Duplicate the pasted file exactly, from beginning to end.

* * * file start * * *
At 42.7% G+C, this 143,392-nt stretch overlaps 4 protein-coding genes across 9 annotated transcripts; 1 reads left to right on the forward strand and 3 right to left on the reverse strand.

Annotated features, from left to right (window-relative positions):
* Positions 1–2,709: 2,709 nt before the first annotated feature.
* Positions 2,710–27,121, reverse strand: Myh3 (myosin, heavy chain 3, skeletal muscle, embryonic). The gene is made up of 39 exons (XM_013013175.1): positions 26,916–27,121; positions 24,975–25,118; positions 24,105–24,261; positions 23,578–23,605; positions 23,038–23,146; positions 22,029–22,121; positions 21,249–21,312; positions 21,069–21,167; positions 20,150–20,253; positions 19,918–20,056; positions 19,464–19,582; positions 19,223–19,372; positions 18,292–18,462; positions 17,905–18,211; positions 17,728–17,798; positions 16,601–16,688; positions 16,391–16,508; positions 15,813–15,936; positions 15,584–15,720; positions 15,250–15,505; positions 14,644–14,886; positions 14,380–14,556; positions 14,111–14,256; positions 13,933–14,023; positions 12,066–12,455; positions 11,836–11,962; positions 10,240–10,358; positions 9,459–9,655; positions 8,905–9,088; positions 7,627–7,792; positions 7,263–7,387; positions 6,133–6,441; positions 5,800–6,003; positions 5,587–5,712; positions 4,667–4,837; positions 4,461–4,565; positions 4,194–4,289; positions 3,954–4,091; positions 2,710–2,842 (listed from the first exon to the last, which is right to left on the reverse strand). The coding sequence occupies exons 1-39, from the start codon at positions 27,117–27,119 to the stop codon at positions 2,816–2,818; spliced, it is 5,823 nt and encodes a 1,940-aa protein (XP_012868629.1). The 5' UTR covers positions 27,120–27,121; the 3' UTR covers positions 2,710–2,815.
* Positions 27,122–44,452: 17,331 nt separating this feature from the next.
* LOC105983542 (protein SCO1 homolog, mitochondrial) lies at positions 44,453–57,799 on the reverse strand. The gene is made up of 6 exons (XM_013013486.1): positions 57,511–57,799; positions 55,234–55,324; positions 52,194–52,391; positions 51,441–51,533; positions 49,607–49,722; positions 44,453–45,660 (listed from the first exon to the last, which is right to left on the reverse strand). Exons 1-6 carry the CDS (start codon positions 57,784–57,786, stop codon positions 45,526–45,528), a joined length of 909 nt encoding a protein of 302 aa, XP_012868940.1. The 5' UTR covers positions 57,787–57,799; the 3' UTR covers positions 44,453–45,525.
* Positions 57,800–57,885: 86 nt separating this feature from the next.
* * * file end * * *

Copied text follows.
At 42.7% G+C, this 143,392-nt stretch overlaps 4 protein-coding genes across 9 annotated transcripts; 1 reads left to right on the forward strand and 3 right to left on the reverse strand.

Annotated features, from left to right (window-relative positions):
* Positions 1–2,709: 2,709 nt before the first annotated feature.
* Positions 2,710–27,121, reverse strand: Myh3 (myosin, heavy chain 3, skeletal muscle, embryonic). The gene is made up of 39 exons (XM_013013175.1): positions 26,916–27,121; positions 24,975–25,118; positions 24,105–24,261; positions 23,578–23,605; positions 23,038–23,146; positions 22,029–22,121; positions 21,249–21,312; positions 21,069–21,167; positions 20,150–20,253; positions 19,918–20,056; positions 19,464–19,582; positions 19,223–19,372; positions 18,292–18,462; positions 17,905–18,211; positions 17,728–17,798; positions 16,601–16,688; positions 16,391–16,508; positions 15,813–15,936; positions 15,584–15,720; positions 15,250–15,505; positions 14,644–14,886; positions 14,380–14,556; positions 14,111–14,256; positions 13,933–14,023; positions 12,066–12,455; positions 11,836–11,962; positions 10,240–10,358; positions 9,459–9,655; positions 8,905–9,088; positions 7,627–7,792; positions 7,263–7,387; positions 6,133–6,441; positions 5,800–6,003; positions 5,587–5,712; positions 4,667–4,837; positions 4,461–4,565; positions 4,194–4,289; positions 3,954–4,091; positions 2,710–2,842 (listed from the first exon to the last, which is right to left on the reverse strand). The coding sequence occupies exons 1-39, from the start codon at positions 27,117–27,119 to the stop codon at positions 2,816–2,818; spliced, it is 5,823 nt and encodes a 1,940-aa protein (XP_012868629.1). The 5' UTR covers positions 27,120–27,121; the 3' UTR covers positions 2,710–2,815.
* Positions 27,122–44,452: 17,331 nt separating this feature from the next.
* LOC105983542 (protein SCO1 homolog, mitochondrial) lies at positions 44,453–57,799 on the reverse strand. The gene is made up of 6 exons (XM_013013486.1): positions 57,511–57,799; positions 55,234–55,324; positions 52,194–52,391; positions 51,441–51,533; positions 49,607–49,722; positions 44,453–45,660 (listed from the first exon to the last, which is right to left on the reverse strand). Exons 1-6 carry the CDS (start codon positions 57,784–57,786, stop codon positions 45,526–45,528), a joined length of 909 nt encoding a protein of 302 aa, XP_012868940.1. The 5' UTR covers positions 57,787–57,799; the 3' UTR covers positions 44,453–45,525.
* Positions 57,800–57,885: 86 nt separating this feature from the next.